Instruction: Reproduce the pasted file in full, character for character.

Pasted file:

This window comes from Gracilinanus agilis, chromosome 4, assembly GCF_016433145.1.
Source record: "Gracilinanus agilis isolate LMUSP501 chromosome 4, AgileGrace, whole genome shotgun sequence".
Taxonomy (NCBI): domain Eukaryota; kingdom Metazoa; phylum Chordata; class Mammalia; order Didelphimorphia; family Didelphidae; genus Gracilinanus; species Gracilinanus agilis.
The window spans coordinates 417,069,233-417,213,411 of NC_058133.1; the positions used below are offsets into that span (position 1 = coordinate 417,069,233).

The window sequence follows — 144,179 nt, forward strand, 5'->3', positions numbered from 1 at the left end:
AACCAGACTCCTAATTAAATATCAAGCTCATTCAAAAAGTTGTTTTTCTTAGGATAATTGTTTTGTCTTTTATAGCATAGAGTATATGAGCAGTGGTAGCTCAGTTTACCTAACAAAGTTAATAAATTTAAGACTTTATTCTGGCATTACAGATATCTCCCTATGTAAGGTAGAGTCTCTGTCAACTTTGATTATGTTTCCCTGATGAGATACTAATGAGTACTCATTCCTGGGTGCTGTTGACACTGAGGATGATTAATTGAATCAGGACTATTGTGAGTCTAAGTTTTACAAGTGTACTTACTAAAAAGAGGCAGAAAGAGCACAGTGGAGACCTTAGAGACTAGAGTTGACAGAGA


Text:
This window comes from Gracilinanus agilis, chromosome 4, assembly GCF_016433145.1.
Source record: "Gracilinanus agilis isolate LMUSP501 chromosome 4, AgileGrace, whole genome shotgun sequence".
Taxonomy (NCBI): domain Eukaryota; kingdom Metazoa; phylum Chordata; class Mammalia; order Didelphimorphia; family Didelphidae; genus Gracilinanus; species Gracilinanus agilis.
The window spans coordinates 417,069,233-417,213,411 of NC_058133.1; the positions used below are offsets into that span (position 1 = coordinate 417,069,233).

The window sequence follows — 144,179 nt, forward strand, 5'->3', positions numbered from 1 at the left end:
AACCAGACTCCTAATTAAATATCAAGCTCATTCAAAAAGTTGTTTTTCTTAGGATAATTGTTTTGTCTTTTATAGCATAGAGTATATGAGCAGTGGTAGCTCAGTTTACCTAACAAAGTTAATAAATTTAAGACTTTATTCTGGCATTACAGATATCTCCCTATGTAAGGTAGAGTCTCTGTCAACTTTGATTATGTTTCCCTGATGAGATACTAATGAGTACTCATTCCTGGGTGCTGTTGACACTGAGGATGATTAATTGAATCAGGACTATTGTGAGTCTAAGTTTTACAAGTGTACTTACTAAAAAGAGGCAGAAAGAGCACAGTGGAGACCTTAGAGACTAGAGTTGACAGAGA